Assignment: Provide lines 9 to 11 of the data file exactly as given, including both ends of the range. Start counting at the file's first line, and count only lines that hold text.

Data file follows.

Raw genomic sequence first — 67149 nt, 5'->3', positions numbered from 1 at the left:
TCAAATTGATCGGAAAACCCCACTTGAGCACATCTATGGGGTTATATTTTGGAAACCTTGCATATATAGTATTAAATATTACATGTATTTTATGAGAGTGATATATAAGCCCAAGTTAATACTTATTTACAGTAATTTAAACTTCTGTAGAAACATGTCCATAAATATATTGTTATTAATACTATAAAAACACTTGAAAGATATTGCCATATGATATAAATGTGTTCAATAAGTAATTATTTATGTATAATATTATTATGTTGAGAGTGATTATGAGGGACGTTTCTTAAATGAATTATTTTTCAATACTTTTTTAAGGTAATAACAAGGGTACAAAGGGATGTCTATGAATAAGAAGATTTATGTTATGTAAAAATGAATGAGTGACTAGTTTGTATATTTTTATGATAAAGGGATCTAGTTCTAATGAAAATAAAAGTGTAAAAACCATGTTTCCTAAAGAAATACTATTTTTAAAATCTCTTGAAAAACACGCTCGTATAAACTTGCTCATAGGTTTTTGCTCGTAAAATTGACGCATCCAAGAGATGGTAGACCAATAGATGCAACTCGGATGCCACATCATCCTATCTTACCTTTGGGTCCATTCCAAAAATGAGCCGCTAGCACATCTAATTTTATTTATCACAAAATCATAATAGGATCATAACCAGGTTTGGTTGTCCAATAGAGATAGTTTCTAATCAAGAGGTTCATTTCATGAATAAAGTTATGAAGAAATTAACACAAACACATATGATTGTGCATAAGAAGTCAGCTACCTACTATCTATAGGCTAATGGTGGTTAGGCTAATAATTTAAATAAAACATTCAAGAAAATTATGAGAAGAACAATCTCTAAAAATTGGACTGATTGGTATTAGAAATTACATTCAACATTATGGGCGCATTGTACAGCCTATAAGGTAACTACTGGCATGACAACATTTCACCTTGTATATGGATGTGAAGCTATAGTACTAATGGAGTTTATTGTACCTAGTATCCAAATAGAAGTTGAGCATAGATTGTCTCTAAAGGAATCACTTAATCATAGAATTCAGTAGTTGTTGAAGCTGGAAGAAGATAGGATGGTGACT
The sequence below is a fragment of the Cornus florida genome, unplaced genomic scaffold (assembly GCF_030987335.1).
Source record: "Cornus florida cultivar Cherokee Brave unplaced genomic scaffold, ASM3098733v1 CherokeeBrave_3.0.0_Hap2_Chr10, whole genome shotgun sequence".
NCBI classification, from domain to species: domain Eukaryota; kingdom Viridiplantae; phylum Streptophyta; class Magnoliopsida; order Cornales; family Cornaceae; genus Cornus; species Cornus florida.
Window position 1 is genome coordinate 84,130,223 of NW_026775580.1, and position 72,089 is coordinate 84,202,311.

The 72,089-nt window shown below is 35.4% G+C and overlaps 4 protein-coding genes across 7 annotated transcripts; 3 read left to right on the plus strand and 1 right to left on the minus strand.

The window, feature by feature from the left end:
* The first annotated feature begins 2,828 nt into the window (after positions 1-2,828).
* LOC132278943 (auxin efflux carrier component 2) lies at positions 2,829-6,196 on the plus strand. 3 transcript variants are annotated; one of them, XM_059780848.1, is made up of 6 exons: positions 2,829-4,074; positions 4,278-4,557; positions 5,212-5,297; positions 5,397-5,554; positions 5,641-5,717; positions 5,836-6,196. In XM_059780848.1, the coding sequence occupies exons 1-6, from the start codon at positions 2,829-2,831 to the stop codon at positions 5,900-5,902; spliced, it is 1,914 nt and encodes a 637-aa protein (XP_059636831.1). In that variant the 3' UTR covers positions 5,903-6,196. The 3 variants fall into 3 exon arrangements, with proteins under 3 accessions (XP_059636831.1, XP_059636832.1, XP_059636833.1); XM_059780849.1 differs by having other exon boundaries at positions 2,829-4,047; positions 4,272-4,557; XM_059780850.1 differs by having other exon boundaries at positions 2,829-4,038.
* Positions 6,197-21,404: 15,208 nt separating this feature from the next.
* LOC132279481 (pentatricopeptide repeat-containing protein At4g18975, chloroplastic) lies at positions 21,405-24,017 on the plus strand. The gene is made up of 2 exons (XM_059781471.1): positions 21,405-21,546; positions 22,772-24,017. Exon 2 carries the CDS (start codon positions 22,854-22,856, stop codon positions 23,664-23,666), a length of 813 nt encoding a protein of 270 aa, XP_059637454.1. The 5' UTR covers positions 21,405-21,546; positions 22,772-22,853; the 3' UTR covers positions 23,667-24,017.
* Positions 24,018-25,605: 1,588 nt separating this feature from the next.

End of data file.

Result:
* The first annotated feature begins 2,828 nt into the window (after positions 1-2,828).
* LOC132278943 (auxin efflux carrier component 2) lies at positions 2,829-6,196 on the plus strand. 3 transcript variants are annotated; one of them, XM_059780848.1, is made up of 6 exons: positions 2,829-4,074; positions 4,278-4,557; positions 5,212-5,297; positions 5,397-5,554; positions 5,641-5,717; positions 5,836-6,196. In XM_059780848.1, the coding sequence occupies exons 1-6, from the start codon at positions 2,829-2,831 to the stop codon at positions 5,900-5,902; spliced, it is 1,914 nt and encodes a 637-aa protein (XP_059636831.1). In that variant the 3' UTR covers positions 5,903-6,196. The 3 variants fall into 3 exon arrangements, with proteins under 3 accessions (XP_059636831.1, XP_059636832.1, XP_059636833.1); XM_059780849.1 differs by having other exon boundaries at positions 2,829-4,047; positions 4,272-4,557; XM_059780850.1 differs by having other exon boundaries at positions 2,829-4,038.
* Positions 6,197-21,404: 15,208 nt separating this feature from the next.